Exclusive Right-To-Represent / Exclusive Buyer Agency Agreement/ Exclusive Buyer Broker
This is the most common buyer-broker agreement between homebuyers and brokers. And is our default engagement position. This agreement outlines the obligations of the broker, the broker-agent relationship, and the responsibilities of the buyer.
It binds the buyer to the broker, and the buyer must pay the broker if he buys property during the term of the agreement, even if the buyer locates and arranges to buy the property. Even if the buyer buys property directly from an owner with no broker involved, the buyer still has to pay the exclusive agent a fee.
So the buyer may not retain more than one broker to assist him or her. But if another party pays the broker the commission, the buyer doesn’t have to.
An Exclusive Buyer Agent represents ONLY THE HOME BUYER, in a real estate transaction. They work within a company that never represents sellers and never takes listings, i.e. the possibility of Dual Agency never arises. This business model eliminates the possibility of conflict of interest that exists when one firm attempts to represent both buyer and seller in the same transaction.
Exclusive Buyer Agents will disclose information to the buyer that materially affects a buyer’s best interests, even if that information is detrimental to the seller! The listing agent cannot make such disclosures and must remain loyal to the seller.
So most of the time when a real estate buyer locates a particular property they are interested in, they normally engage an Exclusive Buyer Agency or Exclusive Byer Broker.
- An Exclusive Buyer Agent can provide guidance about how much to offer for a home and share insights that would provide an advantage to the buyer.
- An Exclusive Buyer Agent negotiates exclusively on the buyer’s behalf, seeking the best price and terms for the buyer.
- An Exclusive Buyer Agent works to protect their clients with contractual contingencies, designed with the buyer’s best interests in mind.
In this completely exclusive agency relationship, the buyer is legally bound to pay the agent when the buyer purchases the property described in the contract. This is true even if the buyer finds the property.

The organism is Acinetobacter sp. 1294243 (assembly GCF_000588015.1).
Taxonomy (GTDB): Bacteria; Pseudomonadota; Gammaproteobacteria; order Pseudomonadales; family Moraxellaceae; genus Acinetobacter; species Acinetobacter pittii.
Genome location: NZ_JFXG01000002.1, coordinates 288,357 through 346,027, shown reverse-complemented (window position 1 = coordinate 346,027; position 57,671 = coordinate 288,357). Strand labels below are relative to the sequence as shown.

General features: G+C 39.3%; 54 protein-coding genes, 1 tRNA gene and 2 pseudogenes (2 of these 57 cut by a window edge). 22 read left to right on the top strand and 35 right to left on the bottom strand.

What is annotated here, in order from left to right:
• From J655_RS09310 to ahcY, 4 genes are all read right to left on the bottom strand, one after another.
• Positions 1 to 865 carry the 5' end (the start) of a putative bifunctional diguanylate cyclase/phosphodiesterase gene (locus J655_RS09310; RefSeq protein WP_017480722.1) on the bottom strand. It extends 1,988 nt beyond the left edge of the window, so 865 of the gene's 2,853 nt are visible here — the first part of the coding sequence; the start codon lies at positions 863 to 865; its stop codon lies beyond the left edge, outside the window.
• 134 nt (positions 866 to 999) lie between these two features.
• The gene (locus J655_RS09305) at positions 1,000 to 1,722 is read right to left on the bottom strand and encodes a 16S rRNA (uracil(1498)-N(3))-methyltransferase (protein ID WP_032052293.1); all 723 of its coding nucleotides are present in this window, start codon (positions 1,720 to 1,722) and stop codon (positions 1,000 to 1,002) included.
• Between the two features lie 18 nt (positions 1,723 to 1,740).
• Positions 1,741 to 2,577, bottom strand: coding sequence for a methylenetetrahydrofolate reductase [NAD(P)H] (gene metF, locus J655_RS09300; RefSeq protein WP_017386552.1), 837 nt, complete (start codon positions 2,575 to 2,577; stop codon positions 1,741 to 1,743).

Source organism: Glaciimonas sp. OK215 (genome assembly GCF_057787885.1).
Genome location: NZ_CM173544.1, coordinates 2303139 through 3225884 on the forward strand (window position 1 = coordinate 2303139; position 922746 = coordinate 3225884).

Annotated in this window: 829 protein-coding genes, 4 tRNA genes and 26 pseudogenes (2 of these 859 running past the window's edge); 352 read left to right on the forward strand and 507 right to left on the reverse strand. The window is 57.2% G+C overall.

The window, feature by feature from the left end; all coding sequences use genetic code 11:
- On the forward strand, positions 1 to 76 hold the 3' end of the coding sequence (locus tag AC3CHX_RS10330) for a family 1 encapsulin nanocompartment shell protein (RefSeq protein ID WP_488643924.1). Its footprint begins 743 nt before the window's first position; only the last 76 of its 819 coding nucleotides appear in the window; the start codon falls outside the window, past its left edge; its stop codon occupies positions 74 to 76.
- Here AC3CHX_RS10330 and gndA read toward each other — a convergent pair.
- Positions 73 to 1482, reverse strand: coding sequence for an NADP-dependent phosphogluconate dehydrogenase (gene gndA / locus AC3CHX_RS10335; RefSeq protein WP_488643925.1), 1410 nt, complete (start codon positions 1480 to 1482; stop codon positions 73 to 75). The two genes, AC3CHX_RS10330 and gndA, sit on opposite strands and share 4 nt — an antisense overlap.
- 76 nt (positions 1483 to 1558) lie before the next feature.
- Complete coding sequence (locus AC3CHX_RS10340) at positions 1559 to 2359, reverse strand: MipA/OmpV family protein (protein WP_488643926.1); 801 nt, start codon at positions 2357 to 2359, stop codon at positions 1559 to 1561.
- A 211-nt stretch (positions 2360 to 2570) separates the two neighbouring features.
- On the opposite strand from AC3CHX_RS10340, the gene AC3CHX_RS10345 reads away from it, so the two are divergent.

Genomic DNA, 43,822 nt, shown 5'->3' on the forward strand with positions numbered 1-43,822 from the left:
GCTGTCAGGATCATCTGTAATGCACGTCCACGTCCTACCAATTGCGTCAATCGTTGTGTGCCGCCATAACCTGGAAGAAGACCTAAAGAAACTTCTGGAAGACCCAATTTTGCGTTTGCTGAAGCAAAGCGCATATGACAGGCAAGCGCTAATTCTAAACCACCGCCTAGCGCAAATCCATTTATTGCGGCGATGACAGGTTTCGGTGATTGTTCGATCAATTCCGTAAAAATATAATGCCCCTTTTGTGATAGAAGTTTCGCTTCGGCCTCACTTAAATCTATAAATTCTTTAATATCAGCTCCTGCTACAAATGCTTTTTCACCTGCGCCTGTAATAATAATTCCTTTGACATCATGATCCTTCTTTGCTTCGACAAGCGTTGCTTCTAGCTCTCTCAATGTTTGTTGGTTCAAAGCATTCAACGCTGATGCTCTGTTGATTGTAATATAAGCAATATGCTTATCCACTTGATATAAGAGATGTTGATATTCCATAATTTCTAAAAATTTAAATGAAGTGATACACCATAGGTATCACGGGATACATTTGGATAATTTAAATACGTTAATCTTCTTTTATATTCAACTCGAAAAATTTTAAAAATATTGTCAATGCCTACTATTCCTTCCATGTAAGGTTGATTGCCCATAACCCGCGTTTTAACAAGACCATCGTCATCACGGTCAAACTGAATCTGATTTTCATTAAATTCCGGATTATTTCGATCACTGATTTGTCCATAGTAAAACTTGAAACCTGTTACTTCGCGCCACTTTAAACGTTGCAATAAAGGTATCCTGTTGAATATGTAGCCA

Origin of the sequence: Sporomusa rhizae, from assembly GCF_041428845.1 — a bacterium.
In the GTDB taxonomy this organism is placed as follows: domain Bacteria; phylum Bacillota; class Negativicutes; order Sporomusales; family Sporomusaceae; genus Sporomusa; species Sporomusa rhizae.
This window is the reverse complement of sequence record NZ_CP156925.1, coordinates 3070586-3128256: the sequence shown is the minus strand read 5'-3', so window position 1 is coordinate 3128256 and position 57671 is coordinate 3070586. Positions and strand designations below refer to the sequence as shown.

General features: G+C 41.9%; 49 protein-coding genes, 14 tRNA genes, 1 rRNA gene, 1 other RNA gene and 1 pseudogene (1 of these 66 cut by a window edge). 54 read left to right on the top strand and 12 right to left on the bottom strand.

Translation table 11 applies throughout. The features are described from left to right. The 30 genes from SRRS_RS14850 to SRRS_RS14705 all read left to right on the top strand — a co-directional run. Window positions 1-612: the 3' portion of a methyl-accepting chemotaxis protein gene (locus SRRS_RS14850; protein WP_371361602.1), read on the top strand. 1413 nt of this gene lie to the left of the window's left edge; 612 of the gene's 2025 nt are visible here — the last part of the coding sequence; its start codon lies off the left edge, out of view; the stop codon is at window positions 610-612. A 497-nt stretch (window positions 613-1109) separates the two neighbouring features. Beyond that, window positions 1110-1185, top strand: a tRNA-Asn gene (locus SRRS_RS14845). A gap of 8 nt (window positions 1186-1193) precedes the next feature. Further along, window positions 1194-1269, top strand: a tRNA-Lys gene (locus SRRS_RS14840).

Exclusive Agency Buyer Agency Agreement
This agreement makes the broker the exclusive agent of the buyer, but it requires the broker to be paid only if the broker finds the property that the buyer ultimately purchases. If the buyer finds the property and buys it without help from the broker, the buyer owes no fee to the broker.
Nonexclusive right-to-represent contracts/ Open Buyer Agency Agreement
This buyer-broker agreement defines the broker’s responsibilities to the buyer, the relationship between the broker and the agent, and the buyer’s obligations. It provides for compensation to be paid to the broker if the broker proposes the house the buyer decides to buy or otherwise represents the buyer.
If another party pays a commission to the broker, this obligation is removed. Additionally, the buyer is typically able to buy a home through another broker as long as that home was not proposed by the previous broker. Usually, these agreements may not be revoked except for specified reasons.
Nonexclusive not-for-compensation contracts
This type of buyer-broker agreement describes the broker’s duties and obligations to the buyer, generally to be performed by the BROKER’S AGENT. It also outlines the relationship between the agent and the broker and the buyer’s responsibilities.
This contract specifies there is no compensation to be paid to the broker. Other common components include that the buyer can retain more than one brokerage and either party can revoke the contract at any time.
Normally the work process involves
- Helping buyers locate good sources for mortgage loans and assist them in getting pre-approved.
- Map active, under contract, and recently sold properties that meet buyers’ criteria to give them an understanding of the market. The idea is to show buyers in which neighborhoods these properties are located and how fast they sell so that they’re not caught off-guard when they make an offer.
- Make appointments to tour homes and drive buyers to these appointments.
- Advise buyers on the resale potential of the home.
- Help buyers analyze the price and value of a home before making an offer.
- Explain the standard offer form and provide advice on whether they should ask for further contingencies.
- Recommend trusted home inspectors and suggest additional inspections if they feel these are necessary.
- Attend inspection and appraisal tours and assist in interpreting results and negotiating inspection issues.
- Assist in reading necessary documents like agreement, title commitments, etc.
- Assist in coordinating communication between the lender, title officer, seller, and buyer so that there are no surprises at the closing table.
- Monitor loan commitment and ensure buyer doesn’t do anything (like make a large purchase) right before closing that could endanger their funding.
- Assist with the closing process by making sure the buyer has the correct documents and understands what they say.
- Ensure the correct signatures are in the right places.
- Earn between 2 % to 3% commission, depending on their agreement with the seller’s agent. You may ask who pays agent commissions: the buyer or seller? The seller usually pays a commission of 5% to 10%. The fee is then split with the buyer’s agent.